• Gill Callister, Secretary, Department of Education and Training (Co-chair)

  • Richard Bolt, Secretary, Department of Economic Development, Jobs, Transport and Resources (Co-chair)

  • Doctor Amanda Caples, Lead Scientist to the Victorian Government

  • Australian Industry Group

  • Australian Academy of Technological Sciences and Engineering (ATSE)

  • Association of Australian Medical Research Institutes (AAMRI)


  • Food Innovation Australia Ltd

  • Clean Energy Council

  • Design Institute of Australia

  • Engineers Australia

  • Victorian Employers Chamber of Commerce and Industry (VECCI)

  • Victorian Skills Commissioner.

Ashley Van Krieken is director of Monash Tech School (MTS), which opened its doors in October 2017.

His working background spans a variety of sectors including economic analysis, manufacturing, minerals and resources.

Previous roles have included time as manager of Strategic Partnerships and Initiatives at John Monash Science School; Executive Director of the Council of Textile and Fashion Industries of Australia; and director of Member and Branch Services at the Australasian Institute of Mining and Metallurgy.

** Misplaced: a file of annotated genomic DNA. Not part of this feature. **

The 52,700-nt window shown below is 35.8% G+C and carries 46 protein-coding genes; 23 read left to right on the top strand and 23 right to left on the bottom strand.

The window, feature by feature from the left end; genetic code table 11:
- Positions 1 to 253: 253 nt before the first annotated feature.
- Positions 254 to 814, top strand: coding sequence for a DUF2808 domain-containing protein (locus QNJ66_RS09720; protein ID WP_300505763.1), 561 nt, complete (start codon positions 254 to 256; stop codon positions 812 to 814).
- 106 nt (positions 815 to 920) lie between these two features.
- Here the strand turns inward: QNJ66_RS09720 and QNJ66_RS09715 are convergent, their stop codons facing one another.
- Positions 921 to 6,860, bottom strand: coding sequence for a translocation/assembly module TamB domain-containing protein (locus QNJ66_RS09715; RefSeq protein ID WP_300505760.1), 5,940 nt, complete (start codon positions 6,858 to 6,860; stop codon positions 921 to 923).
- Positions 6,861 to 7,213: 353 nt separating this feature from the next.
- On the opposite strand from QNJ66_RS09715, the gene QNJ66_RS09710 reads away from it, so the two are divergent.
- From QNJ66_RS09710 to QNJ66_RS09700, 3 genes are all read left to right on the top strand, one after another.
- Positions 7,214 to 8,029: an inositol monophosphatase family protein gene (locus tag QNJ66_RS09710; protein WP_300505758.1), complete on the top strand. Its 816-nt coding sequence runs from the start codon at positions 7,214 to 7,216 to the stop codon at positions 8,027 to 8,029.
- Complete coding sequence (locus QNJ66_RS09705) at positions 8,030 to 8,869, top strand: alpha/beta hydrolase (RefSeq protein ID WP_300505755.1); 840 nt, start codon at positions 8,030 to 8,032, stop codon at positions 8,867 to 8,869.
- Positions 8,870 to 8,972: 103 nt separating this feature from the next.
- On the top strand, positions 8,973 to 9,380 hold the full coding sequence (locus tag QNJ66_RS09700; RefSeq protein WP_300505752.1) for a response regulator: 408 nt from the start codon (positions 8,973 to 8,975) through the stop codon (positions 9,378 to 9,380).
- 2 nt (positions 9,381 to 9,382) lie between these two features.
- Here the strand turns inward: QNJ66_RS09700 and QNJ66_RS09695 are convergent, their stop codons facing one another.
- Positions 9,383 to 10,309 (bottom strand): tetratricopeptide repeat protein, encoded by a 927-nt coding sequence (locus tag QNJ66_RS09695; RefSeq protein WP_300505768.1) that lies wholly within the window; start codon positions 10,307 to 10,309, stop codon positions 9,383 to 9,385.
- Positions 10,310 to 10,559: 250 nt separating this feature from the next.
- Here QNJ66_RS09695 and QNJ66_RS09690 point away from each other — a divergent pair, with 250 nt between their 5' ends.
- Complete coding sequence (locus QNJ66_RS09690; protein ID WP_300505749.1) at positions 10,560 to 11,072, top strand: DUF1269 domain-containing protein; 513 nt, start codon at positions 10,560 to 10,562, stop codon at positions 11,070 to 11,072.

Van Krieken says it was the blending of industry, research and schools that drew him to apply for the Tech School role.

"So coming out of those different industry sectors, particularly in my later roles, a lot of what I was hearing from companies was that they're getting great technical graduates, so graduates that have got great skills in their particular area of study, but maybe not necessarily the greatest exposure to working in a team or understanding how the modern sector is functioning,” he explains.

"So, I figured that when the Tech School role came up and it was talking about building community- based areas where you're teaching these global skills, but reflecting the local needs of the industry, it really called out to me as a pretty good policy to follow.”

To set students up for success in the future world of work, Van Krieken says they've tried to create an environment that's as far away from the typical school classroom as possible.